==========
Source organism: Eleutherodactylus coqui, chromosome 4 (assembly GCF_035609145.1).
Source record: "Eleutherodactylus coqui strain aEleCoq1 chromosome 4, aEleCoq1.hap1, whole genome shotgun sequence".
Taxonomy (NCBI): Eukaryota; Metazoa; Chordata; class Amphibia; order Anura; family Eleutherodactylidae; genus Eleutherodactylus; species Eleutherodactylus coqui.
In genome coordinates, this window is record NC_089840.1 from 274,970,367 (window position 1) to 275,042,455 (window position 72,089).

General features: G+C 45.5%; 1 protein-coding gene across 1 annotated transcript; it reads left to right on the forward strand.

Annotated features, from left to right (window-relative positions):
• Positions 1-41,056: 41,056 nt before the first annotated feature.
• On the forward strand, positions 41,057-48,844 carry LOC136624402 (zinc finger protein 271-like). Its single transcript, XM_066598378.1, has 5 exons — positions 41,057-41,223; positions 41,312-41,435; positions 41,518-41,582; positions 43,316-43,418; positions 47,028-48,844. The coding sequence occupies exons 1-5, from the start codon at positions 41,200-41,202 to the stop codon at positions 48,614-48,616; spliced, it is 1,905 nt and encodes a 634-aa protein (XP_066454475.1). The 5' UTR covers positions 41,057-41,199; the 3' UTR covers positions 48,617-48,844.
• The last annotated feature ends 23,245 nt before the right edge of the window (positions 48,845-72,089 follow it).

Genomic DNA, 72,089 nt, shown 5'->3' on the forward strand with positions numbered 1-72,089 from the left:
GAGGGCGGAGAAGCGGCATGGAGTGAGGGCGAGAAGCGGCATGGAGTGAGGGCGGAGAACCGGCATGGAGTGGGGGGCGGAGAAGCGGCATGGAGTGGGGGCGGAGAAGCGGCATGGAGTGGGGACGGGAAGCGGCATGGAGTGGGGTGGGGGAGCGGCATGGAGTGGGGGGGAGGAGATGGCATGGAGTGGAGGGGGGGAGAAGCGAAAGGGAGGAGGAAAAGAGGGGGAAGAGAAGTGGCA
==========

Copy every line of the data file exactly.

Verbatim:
Source organism: Eleutherodactylus coqui, chromosome 4 (assembly GCF_035609145.1).
Source record: "Eleutherodactylus coqui strain aEleCoq1 chromosome 4, aEleCoq1.hap1, whole genome shotgun sequence".
Taxonomy (NCBI): Eukaryota; Metazoa; Chordata; class Amphibia; order Anura; family Eleutherodactylidae; genus Eleutherodactylus; species Eleutherodactylus coqui.
In genome coordinates, this window is record NC_089840.1 from 274,970,367 (window position 1) to 275,042,455 (window position 72,089).

General features: G+C 45.5%; 1 protein-coding gene across 1 annotated transcript; it reads left to right on the forward strand.

Annotated features, from left to right (window-relative positions):
• Positions 1-41,056: 41,056 nt before the first annotated feature.
• On the forward strand, positions 41,057-48,844 carry LOC136624402 (zinc finger protein 271-like). Its single transcript, XM_066598378.1, has 5 exons — positions 41,057-41,223; positions 41,312-41,435; positions 41,518-41,582; positions 43,316-43,418; positions 47,028-48,844. The coding sequence occupies exons 1-5, from the start codon at positions 41,200-41,202 to the stop codon at positions 48,614-48,616; spliced, it is 1,905 nt and encodes a 634-aa protein (XP_066454475.1). The 5' UTR covers positions 41,057-41,199; the 3' UTR covers positions 48,617-48,844.
• The last annotated feature ends 23,245 nt before the right edge of the window (positions 48,845-72,089 follow it).

Genomic DNA, 72,089 nt, shown 5'->3' on the forward strand with positions numbered 1-72,089 from the left:
GAGGGCGGAGAAGCGGCATGGAGTGAGGGCGAGAAGCGGCATGGAGTGAGGGCGGAGAACCGGCATGGAGTGGGGGGCGGAGAAGCGGCATGGAGTGGGGGCGGAGAAGCGGCATGGAGTGGGGACGGGAAGCGGCATGGAGTGGGGTGGGGGAGCGGCATGGAGTGGGGGGGAGGAGATGGCATGGAGTGGAGGGGGGGAGAAGCGAAAGGGAGGAGGAAAAGAGGGGGAAGAGAAGTGGCA